Yes I know, I’ve been reading a lot of Agatha Christie lately. I know there are millions of books out there that are probably a lot more interesting then detective books, but at the moment I like to immerse myself in the life and adventures of Hercule Poirot.

While the audiobook may be narrated by Hugh Fraser, my beloved captain Hastings does not make an appearance in this novel. ¬†It’s quite a shame because I do love this character very much.

Captain Hastings is the heart and Hercule Poirot is the brain. I do like Hercule Poirot and his methods, but it’s not the same thing if there isn’t a Captain Hastings there along side him. There aren’t anymore teasing from Hercule Poirot addressed to the very romantic Captain Hastings.

Its like a very important part of the novel is missing. And Agatha Christie could introduce many interesting/sweet characters but it will still not be the same without Captain Hastings.

Moving along, Death in the Clouds is a very interesting novel.

It’s interesting not only because of the strange death that happens in an airplane while everyone is pretty much alert (except Hercule Poirot who has stomach problems from the altitude) but interesting from many other points. As many people that actually read my blog may know (are there such people out there?) I love learning about the past and how people lived. Books are in general a good way to find out about the living conditions of old times. And Agatha Christie is one of my favorite authors from that point of view because she isn’t one to leave out details.

This is the same reason why I also love the TV series “Agatha Christie’s Hercule Poirot”.

The story begins with a woman being murdered in a passenger aircraft over the English Channel. None of the other passengers (including Hercule Poirot) in the cabin witnesses the murder. In fact they swear no one came near the victim. Aha! The good old impossible crime!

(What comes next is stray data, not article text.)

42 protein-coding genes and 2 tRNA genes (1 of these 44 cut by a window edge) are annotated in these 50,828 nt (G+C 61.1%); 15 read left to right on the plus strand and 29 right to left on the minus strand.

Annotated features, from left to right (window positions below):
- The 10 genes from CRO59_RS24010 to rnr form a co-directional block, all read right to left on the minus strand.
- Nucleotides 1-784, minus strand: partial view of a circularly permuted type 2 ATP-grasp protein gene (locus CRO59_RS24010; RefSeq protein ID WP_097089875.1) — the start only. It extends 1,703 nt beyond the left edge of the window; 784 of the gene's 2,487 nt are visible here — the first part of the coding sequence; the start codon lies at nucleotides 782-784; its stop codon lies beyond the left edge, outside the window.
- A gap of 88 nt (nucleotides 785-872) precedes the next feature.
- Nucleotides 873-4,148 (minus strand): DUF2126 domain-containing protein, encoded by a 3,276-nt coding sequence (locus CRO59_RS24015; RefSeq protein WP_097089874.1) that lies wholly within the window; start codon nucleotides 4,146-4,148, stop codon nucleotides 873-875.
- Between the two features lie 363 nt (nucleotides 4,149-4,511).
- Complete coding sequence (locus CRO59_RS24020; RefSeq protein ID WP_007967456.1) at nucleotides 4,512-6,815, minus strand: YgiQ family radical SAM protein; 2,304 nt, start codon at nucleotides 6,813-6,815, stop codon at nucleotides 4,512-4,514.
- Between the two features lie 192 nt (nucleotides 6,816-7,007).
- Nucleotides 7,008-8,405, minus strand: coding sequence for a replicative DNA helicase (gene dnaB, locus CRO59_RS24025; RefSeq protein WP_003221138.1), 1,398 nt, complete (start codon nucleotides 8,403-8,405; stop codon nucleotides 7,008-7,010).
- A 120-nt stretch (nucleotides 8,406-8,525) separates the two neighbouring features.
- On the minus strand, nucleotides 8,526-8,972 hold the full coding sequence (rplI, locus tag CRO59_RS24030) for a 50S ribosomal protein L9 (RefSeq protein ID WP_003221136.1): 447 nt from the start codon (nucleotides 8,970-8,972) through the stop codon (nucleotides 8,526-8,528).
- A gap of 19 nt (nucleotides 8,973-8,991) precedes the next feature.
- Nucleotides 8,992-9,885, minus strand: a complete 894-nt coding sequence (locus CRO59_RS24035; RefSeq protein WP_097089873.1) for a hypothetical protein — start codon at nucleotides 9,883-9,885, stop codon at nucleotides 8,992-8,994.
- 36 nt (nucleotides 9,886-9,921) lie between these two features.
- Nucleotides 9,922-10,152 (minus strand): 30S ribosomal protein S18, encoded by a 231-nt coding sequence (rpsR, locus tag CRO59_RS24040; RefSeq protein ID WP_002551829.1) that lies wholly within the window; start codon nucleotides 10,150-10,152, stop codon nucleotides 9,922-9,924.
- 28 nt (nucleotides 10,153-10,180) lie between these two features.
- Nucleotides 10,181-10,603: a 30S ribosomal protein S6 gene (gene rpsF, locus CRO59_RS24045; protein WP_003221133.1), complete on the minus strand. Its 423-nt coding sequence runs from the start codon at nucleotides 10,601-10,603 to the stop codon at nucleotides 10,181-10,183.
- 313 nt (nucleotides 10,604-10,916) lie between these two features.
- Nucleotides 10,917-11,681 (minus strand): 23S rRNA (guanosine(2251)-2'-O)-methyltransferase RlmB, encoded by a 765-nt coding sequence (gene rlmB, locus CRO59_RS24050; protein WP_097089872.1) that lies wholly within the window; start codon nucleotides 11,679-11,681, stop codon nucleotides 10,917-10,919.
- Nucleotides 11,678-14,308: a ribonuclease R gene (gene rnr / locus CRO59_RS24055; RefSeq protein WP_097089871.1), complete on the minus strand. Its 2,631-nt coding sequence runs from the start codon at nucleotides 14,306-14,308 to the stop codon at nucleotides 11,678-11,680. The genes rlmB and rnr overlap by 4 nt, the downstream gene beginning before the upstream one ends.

The plot is excellent; the characters are satisfactory; and Miss Christie’s humor is delightful. This is a “fair play” mystery — all the clues are presented to the reader, and Poirot’s hints are right on the mark. Nevertheless, very few readers will spot the murdered before the final explanation.

And this short resume of the book is pretty much on the spot. The clues are presented, everything seems to point in one direction and then everything stops with the murderer being someone who is supposed to be completely innocent. And yet that person is proven to be the most horrible of them all.

I am starting to think that Agatha Christie likes dramatic endings. This is the third novel that ends with Poirot explaining all his methods and ideas at a dinner party with all the suspects around him, and of course Chief Inspector Japp.

It’s not a bad ending, but one could just go to the last chapters and find out the entire plot in just a few minutes. It’s not actually nice, but at least her books make your brain ponder “Who did it?“.